At the Tony Awards a few months ago, when trivia questions were displayed on the stage during the telecast’s commercial breaks, one of them asked who holds the record for the most Tony wins of any individual. For an audience of theater professionals, journalists, and fans, the answer was likely a no-brainer: Harold Prince has directed or produced some of Broadway’s most iconic musicals, including West Side Story, Fiddler on the Roof, Follies, Evita, Sweeney Todd, and many more. (And, for the record, he has 21 Tonys to his name.)
But while the man has helped guide some of musical theater’s greatest treasures, the new musical celebrating his life and career doesn’t hold the same shine. Prince of Broadway is a meandering tribute to the man and his work, told via a series of biographical anecdotes and revue-like musical numbers that don’t gel together into a coherent whole.
Prince himself directed the show, which employs a nimble cast of nine performers who take turns sharing anecdotes and life lessons as “Prince” and dipping into some of the hits (and flops — Merrily We Roll Along gets a number) he had a hand in. Some musicals are represented by one number, while others have multiple, the reasons for which remain unclear. Why only perform one number from Fiddler on the Roof (even if it’s a robust “If I Were a Rich Man” by Chuck Cooper) and three from A Little Night Music? Or four from Cabaret? Some of the transitions are aided by those wise words and interesting stories from Prince — like how he met first Stephen Sondheim — but others aren’t, transitioning from one show to the next without any context.
Musical arrangements came via The Last Five Years’ Jason Robert Brown (whose musical Parade, directed by Prince, gets a slot in the second act) — a not-insignificant task, considering the scope and variety of all the musicals featured here — and five-time Tony winner Susan Stroman’s choreography includes a fantastic tap break during one of the tunes from Follies. Numbers from West Side Story, She Loves Me, Company, Show Boat, and Phantom of the Opera are also among those featured. But despite a talented cast — Brandon Uranowitz (Falsettos) and Tony Yazbeck (On the Town) have some of the best standout moments, as well as In the Heights alum Janet Dacal — the show comes off like a mediocre episode of This Is Your Life, a culmination of famed songs sandwiched between other famed songs like a Broadway playlist on Spotify. There’s no question the songs are great, and the talent involved is, too, but in this format many are robbed of the emotional resonance they’d have in the context of their full show.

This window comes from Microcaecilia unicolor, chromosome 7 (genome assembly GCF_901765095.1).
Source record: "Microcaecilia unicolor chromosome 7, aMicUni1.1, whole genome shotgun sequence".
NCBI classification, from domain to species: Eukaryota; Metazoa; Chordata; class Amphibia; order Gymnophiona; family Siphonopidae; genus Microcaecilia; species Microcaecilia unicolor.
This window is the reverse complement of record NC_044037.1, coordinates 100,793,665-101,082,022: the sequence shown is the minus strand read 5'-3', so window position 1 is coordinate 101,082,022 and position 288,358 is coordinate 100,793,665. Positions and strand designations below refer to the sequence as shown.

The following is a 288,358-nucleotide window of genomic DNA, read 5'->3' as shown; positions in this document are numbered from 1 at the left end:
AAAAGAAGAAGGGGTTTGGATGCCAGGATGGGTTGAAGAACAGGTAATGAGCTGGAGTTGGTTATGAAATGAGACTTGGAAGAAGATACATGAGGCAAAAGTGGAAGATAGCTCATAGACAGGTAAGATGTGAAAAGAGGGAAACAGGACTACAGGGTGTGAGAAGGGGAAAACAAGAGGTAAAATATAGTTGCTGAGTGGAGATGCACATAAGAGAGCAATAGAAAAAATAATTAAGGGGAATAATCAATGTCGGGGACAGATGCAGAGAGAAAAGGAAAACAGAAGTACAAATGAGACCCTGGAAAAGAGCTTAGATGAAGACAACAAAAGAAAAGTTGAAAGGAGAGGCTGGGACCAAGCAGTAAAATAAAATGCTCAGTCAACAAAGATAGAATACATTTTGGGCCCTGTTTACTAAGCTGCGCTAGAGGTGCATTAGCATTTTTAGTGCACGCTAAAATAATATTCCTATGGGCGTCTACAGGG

The revue, to be clear, is a classic Broadway form — many venues and performers do spectacular ones in New York and around the world — but it’s a curious choice for a fully-staged, semi-biographical production. Prince of Broadway also poses an interesting question: Who is this musical for? Chances are if you know the name Harold Prince, you’re already familiar with the productions that made him an icon. Do those people want to sit through an abbreviated variety show of them? And for those who don’t know Prince by name, is getting snippets of those big-name shows enough to purchase tickets and walk in the door?
I’m not sure what the answer to that question is, but here’s what I do know: An excellent Sweeney Todd is currently playing Off-Broadway at the Barrow Street Theatre. Phantom is continuing its record-setting run on the boards, and Fiddler and She Loves Me staged strong revivals in recent years. Prince is so prolific it’s only a matter of time before one of his musicals comes to Broadway again. Those are the shows worth seeing. C
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